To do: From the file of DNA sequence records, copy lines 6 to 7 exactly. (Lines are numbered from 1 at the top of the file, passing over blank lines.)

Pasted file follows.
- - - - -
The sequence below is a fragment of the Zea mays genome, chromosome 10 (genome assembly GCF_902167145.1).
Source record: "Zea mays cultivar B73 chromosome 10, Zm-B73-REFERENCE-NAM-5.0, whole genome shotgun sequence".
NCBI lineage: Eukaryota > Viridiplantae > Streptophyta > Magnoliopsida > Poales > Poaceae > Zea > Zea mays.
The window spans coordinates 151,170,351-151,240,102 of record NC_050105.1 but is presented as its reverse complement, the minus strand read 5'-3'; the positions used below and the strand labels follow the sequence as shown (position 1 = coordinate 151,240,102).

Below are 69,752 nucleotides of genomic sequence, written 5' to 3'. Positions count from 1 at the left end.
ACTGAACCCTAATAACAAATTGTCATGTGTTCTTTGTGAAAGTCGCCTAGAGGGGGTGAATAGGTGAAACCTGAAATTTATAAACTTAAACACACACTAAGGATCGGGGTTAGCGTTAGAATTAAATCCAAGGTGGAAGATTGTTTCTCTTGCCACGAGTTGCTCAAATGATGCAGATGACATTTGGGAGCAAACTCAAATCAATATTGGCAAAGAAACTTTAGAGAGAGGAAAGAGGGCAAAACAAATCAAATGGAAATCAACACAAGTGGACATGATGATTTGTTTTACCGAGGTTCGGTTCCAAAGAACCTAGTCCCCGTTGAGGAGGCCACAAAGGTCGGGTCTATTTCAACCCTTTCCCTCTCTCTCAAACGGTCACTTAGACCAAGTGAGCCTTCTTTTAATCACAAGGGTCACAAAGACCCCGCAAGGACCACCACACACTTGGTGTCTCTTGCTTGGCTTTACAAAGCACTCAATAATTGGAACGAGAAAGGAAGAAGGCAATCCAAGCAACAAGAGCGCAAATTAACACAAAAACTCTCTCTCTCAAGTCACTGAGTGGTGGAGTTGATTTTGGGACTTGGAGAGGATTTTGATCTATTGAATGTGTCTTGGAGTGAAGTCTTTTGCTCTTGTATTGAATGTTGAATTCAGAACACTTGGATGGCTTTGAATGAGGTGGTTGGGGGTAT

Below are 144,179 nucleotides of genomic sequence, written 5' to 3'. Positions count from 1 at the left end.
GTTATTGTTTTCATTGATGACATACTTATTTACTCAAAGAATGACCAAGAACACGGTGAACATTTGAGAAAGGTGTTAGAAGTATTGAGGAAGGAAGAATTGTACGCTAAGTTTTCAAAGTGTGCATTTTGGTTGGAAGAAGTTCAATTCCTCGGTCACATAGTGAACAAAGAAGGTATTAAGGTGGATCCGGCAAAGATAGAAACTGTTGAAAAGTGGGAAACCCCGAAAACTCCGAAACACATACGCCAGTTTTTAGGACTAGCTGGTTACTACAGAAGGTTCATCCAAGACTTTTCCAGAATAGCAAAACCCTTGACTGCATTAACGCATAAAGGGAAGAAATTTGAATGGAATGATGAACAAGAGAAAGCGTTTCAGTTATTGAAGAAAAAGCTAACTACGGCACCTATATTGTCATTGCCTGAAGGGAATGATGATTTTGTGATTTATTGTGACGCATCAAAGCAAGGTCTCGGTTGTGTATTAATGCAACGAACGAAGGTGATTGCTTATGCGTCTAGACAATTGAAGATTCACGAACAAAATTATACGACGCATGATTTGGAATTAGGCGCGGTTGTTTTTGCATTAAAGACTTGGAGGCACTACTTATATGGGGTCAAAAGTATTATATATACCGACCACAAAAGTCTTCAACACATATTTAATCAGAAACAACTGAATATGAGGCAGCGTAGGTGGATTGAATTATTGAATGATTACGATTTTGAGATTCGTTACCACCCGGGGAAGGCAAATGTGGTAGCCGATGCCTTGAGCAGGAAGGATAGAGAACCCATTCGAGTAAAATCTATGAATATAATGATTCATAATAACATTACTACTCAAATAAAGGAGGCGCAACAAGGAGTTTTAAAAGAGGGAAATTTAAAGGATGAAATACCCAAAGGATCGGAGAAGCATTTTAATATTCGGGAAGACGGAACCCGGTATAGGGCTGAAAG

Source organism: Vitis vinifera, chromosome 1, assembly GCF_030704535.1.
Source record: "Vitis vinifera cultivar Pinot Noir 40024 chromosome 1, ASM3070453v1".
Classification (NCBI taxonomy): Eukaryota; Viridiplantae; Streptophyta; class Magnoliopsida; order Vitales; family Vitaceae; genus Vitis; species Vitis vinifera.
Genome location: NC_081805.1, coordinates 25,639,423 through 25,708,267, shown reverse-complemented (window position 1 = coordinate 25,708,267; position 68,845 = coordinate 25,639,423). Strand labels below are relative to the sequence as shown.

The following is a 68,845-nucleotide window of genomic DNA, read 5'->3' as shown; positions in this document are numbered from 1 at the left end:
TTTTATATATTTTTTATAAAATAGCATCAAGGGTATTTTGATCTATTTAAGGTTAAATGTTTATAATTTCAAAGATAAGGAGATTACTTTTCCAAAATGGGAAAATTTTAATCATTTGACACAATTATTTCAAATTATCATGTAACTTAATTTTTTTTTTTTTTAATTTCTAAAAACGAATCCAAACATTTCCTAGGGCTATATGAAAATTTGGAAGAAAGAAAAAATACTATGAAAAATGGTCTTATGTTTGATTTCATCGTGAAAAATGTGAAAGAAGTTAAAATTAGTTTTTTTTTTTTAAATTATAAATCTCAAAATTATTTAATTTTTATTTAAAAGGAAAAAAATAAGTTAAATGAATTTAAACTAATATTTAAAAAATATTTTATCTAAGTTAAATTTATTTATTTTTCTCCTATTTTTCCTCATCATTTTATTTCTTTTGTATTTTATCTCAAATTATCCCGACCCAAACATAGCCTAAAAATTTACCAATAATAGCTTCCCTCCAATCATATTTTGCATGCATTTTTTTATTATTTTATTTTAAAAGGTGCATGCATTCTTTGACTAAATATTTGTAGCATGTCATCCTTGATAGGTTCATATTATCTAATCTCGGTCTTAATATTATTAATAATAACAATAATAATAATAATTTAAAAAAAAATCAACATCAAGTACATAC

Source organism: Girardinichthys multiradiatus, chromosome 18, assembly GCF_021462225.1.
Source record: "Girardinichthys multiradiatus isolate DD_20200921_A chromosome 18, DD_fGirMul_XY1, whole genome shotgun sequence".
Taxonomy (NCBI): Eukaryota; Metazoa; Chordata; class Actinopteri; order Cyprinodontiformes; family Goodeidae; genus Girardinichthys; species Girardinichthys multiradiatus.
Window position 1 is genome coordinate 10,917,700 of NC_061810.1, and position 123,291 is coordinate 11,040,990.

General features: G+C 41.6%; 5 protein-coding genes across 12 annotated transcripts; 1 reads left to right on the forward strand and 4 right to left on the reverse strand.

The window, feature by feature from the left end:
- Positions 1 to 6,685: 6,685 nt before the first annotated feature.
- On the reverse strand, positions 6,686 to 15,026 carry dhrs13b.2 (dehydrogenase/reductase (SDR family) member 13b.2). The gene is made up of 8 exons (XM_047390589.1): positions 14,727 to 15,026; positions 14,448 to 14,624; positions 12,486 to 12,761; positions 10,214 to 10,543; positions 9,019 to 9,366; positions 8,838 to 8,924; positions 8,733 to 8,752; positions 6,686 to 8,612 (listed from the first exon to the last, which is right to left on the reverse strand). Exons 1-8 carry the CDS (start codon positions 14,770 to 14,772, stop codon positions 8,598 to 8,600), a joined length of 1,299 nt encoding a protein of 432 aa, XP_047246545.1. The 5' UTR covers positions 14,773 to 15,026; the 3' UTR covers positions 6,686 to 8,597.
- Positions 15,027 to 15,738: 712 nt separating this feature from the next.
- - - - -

ACTGAACCCTAATAACAAATTGTCATGTGTTCTTTGTGAAAGTCGCCTAGAGGGGGTGAATAGGTGAAACCTGAAATTTATAAACTTAAACACACACTAAGGATCGGGGTTAGCGTTAGAATTAAATCCAAGGTGGAAGATTGTTTCTCTTGCCACGAGTTGCTCAAATGATGCAGATGACATTTGGGAGCAAACTCAAATCAATATTGGCAAAGAAACTTTAGAGAGAGGAAAGAGGGCAAAACAAATCAAATGGAAATCAACACAAGTGGACATGATGATTTGTTTTACCGAGGTTCGGTTCCAAAGAACCTAGTCCCCGTTGAGGAGGCCACAAAGGTCGGGTCTATTTCAACCCTTTCCCTCTCTCTCAAACGGTCACTTAGACCAAGTGAGCCTTCTTTTAATCACAAGGGTCACAAAGACCCCGCAAGGACCACCACACACTTGGTGTCTCTTGCTTGGCTTTACAAAGCACTCAATAATTGGAACGAGAAAGGAAGAAGGCAATCCAAGCAACAAGAGCGCAAATTAACACAAAAACTCTCTCTCTCAAGTCACTGAGTGGTGGAGTTGATTTTGGGACTTGGAGAGGATTTTGATCTATTGAATGTGTCTTGGAGTGAAGTCTTTTGCTCTTGTATTGAATGTTGAATTCAGAACACTTGGATGGCTTTGAATGAGGTGGTTGGGGGTAT

Below are 144,179 nucleotides of genomic sequence, written 5' to 3'. Positions count from 1 at the left end.